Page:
Concrete and steel pipes are built in short sections to fit on standard 18-wheel trucks; the heavy industrial manufacturing processes, long-distance trucking, and leak-prone joints used in steel and concrete pipe construction exact a heavy toll on the environment, not to mention bottom line; the solution: a new pipe design, consisting of a central layer of lightweight plastic honeycomb, which can be built onsite as a single section of virtually infinite length

  • New, affordable instant warnings of bridge collapse

    The Federal Bureau of Transportation lists nearly 70,000 U.S. bridges as “structurally deficient,” requiring extra surveillance; in addition, more than 77,000 others are categorized as “obsolete” — exceeding their intended lifespan and carrying loads greater than they were designed to handle; researchers developed a new technology for monitoring these 150,000 aging U.S. highway bridges

  • New method for detecting, measuring bridge damage

    Researchers have created a bridge health index, which is a rating system that more accurately describes the amount of damage in a bridge; the health index can extend beyond bridges and apply to other structures, such as gas pipelines, dams, buildings, and airplanes

  • Automated pavement crack detection and sealing system to extend roadways life

    Researchers from the Georgia Tech Research Institute developed a prototype automated pavement crack detection and sealing system; in road tests, the system was able to detect cracks smaller than one-eighth-inch wide and efficiently fill cracks from a vehicle moving at a speed of three miles per hour

  • Quick-curing concrete for infrastructure, mining disaster recovery

    A quick-curing concrete can be sprayed to reinforce structures — buildings, runways, tunnels, bridges, dams – damaged by an act of terror or natural disaster; the spraying can be done almost immediately, before the structure fails catastrophically, providing safety for rescue workers who risk their lives minutes after disasters hit, and for still stranded in or near the damaged structure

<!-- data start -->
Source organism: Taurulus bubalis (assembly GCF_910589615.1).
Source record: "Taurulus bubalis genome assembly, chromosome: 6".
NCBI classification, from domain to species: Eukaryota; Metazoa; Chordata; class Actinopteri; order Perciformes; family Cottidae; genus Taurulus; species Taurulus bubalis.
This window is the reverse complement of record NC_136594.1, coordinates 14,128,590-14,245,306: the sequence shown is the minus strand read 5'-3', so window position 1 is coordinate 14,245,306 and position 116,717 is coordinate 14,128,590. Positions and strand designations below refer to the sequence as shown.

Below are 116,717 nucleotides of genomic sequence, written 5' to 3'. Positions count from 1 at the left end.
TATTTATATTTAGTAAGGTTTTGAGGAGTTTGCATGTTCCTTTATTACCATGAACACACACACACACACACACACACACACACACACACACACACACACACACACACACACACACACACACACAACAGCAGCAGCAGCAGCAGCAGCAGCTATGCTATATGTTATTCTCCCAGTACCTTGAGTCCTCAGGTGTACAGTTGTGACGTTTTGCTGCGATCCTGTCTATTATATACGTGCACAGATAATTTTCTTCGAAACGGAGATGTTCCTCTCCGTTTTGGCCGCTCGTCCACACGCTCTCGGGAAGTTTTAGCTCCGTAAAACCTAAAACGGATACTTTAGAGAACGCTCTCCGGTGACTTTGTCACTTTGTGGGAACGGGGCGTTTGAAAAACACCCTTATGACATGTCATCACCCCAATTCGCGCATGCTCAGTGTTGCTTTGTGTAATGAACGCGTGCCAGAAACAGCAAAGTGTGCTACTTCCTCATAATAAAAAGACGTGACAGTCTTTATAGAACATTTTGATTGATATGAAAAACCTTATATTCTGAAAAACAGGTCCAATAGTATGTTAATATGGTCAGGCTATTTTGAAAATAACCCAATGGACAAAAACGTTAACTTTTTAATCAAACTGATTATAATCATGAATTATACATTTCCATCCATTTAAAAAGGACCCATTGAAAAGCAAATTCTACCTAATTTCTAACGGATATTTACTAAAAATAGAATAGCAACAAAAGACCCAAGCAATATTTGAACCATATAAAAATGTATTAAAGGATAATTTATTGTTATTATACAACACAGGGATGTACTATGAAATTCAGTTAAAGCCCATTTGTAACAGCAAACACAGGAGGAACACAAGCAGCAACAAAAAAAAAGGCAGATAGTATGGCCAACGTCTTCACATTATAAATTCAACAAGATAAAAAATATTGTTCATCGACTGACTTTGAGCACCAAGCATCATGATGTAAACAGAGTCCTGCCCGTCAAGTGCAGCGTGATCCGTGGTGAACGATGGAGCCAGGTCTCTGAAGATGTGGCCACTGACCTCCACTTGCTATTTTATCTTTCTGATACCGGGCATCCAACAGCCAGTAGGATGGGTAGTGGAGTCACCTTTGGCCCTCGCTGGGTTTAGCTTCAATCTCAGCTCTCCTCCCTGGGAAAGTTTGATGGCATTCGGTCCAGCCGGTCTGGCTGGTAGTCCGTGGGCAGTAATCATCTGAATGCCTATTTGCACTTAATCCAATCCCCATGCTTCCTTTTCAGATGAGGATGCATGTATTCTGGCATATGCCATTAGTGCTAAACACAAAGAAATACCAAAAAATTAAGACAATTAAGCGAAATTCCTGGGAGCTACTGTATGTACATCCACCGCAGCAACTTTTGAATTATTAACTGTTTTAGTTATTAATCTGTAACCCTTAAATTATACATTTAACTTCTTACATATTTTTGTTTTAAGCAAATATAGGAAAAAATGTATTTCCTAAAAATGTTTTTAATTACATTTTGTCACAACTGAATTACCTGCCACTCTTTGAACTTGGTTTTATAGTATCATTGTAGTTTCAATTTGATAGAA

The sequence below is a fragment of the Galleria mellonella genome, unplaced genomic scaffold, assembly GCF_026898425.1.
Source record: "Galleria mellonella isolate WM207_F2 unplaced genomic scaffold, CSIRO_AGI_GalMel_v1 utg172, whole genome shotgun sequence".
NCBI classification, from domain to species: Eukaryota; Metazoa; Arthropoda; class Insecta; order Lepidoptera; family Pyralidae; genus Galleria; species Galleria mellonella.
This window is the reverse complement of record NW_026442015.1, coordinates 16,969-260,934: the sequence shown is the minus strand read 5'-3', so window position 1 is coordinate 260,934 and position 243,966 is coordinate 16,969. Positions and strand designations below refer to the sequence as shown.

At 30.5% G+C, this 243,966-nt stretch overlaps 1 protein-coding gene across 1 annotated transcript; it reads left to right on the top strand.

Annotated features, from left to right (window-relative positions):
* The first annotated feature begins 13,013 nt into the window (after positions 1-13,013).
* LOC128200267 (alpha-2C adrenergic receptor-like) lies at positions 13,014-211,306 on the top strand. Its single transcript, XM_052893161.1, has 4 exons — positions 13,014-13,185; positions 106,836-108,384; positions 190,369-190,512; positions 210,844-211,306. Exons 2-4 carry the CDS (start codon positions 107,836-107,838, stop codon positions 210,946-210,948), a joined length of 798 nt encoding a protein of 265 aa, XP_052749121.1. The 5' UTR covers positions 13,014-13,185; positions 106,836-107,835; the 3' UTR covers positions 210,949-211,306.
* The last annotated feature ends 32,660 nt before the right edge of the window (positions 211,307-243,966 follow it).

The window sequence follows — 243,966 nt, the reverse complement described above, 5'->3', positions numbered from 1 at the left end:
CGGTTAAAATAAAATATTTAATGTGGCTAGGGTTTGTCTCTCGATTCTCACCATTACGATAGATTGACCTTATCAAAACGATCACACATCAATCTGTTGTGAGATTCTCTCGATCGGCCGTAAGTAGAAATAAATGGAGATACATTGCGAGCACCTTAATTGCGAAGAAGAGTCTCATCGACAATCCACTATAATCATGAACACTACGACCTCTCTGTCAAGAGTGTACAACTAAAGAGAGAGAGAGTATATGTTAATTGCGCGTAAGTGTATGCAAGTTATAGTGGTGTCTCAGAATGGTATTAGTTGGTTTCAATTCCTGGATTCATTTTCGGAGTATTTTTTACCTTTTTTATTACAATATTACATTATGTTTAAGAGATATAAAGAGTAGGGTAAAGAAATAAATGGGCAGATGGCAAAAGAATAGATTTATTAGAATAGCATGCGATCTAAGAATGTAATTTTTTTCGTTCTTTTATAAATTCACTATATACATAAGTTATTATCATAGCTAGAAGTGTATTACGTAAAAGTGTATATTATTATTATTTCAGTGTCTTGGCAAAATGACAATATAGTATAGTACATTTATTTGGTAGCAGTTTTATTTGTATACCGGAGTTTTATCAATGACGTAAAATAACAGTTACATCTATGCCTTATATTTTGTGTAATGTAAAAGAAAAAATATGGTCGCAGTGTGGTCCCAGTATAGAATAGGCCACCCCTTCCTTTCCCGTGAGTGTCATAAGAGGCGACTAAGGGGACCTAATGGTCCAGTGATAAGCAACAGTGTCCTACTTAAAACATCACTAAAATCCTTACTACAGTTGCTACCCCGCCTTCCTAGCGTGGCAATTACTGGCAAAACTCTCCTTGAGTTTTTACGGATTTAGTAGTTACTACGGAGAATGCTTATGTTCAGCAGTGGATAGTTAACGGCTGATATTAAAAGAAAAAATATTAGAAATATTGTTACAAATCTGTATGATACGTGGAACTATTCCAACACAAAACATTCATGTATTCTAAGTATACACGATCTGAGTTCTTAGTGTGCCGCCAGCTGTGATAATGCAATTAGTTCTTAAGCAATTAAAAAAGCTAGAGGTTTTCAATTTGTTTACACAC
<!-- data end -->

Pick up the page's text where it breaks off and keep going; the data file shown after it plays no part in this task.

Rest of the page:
• Hurricane Ike damage analysis point to vulnerable Texas bridges

    Preliminary results from a new research show more than a dozen Gulf Coast bridges on or near Galveston Island would likely suffer severe damage if subjected to a hurricane with a similar landfall as Hurricane Ike but with 30 percent stronger winds

  • Ancient design concept leads to new ideas for building durable bridges

    Engineers combine an ancient concrete arch form, dating back to the Roman empire, with a composite shell to create bridge beams which are designed to last 100 years

  • Using nanomaterials to build safer, longer-lasting roadways

    Asphalt is now made from petroleum, so it is very expensive; researchers tested two types of nanoclays, adding 2-4 percent by weight to asphalt; this is a smidgeon — less than half of a percent of the total weight of the asphalt pavement itself, but it made a big difference, and could make for safer, longer-lasting roadways

  • New tool offer better flooding protection

    There are more than 84,000 dams across the United States, and millions of Americans live behind them; if these dams and levees were to fail and unleash catastrophic flooding, as some did in New Orleans in 2005, a high price will be paid in life lost and property destroyed; DHS S&T and partners develop new software systems for fast simulation of catastrophic flooding